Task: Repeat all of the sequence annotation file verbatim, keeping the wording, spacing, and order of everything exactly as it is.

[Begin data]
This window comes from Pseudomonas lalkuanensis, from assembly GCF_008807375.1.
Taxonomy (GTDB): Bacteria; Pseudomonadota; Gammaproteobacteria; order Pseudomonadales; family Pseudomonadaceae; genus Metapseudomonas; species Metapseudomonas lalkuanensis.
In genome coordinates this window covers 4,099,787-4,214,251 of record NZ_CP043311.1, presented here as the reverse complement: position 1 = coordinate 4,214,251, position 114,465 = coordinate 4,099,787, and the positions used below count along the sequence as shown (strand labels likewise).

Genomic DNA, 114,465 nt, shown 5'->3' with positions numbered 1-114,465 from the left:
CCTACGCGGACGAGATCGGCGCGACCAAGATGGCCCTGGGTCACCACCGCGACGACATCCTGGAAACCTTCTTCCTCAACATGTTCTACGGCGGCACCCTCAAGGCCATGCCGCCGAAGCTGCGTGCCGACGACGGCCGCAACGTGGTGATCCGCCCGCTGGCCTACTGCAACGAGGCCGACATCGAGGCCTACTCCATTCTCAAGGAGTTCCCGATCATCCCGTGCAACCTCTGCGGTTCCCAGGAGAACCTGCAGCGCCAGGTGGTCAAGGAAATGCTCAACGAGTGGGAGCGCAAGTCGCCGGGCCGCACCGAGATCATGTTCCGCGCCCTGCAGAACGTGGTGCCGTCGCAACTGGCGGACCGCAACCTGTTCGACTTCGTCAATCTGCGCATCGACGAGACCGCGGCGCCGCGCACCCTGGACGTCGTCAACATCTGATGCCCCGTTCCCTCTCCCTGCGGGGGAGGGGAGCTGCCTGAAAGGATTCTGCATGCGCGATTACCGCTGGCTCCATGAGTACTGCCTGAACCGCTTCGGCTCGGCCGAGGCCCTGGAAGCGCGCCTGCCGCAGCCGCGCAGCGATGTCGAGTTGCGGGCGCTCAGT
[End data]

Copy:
This window comes from Pseudomonas lalkuanensis, from assembly GCF_008807375.1.
Taxonomy (GTDB): Bacteria; Pseudomonadota; Gammaproteobacteria; order Pseudomonadales; family Pseudomonadaceae; genus Metapseudomonas; species Metapseudomonas lalkuanensis.
In genome coordinates this window covers 4,099,787-4,214,251 of record NZ_CP043311.1, presented here as the reverse complement: position 1 = coordinate 4,214,251, position 114,465 = coordinate 4,099,787, and the positions used below count along the sequence as shown (strand labels likewise).

Genomic DNA, 114,465 nt, shown 5'->3' with positions numbered 1-114,465 from the left:
CCTACGCGGACGAGATCGGCGCGACCAAGATGGCCCTGGGTCACCACCGCGACGACATCCTGGAAACCTTCTTCCTCAACATGTTCTACGGCGGCACCCTCAAGGCCATGCCGCCGAAGCTGCGTGCCGACGACGGCCGCAACGTGGTGATCCGCCCGCTGGCCTACTGCAACGAGGCCGACATCGAGGCCTACTCCATTCTCAAGGAGTTCCCGATCATCCCGTGCAACCTCTGCGGTTCCCAGGAGAACCTGCAGCGCCAGGTGGTCAAGGAAATGCTCAACGAGTGGGAGCGCAAGTCGCCGGGCCGCACCGAGATCATGTTCCGCGCCCTGCAGAACGTGGTGCCGTCGCAACTGGCGGACCGCAACCTGTTCGACTTCGTCAATCTGCGCATCGACGAGACCGCGGCGCCGCGCACCCTGGACGTCGTCAACATCTGATGCCCCGTTCCCTCTCCCTGCGGGGGAGGGGAGCTGCCTGAAAGGATTCTGCATGCGCGATTACCGCTGGCTCCATGAGTACTGCCTGAACCGCTTCGGCTCGGCCGAGGCCCTGGAAGCGCGCCTGCCGCAGCCGCGCAGCGATGTCGAGTTGCGGGCGCTCAGT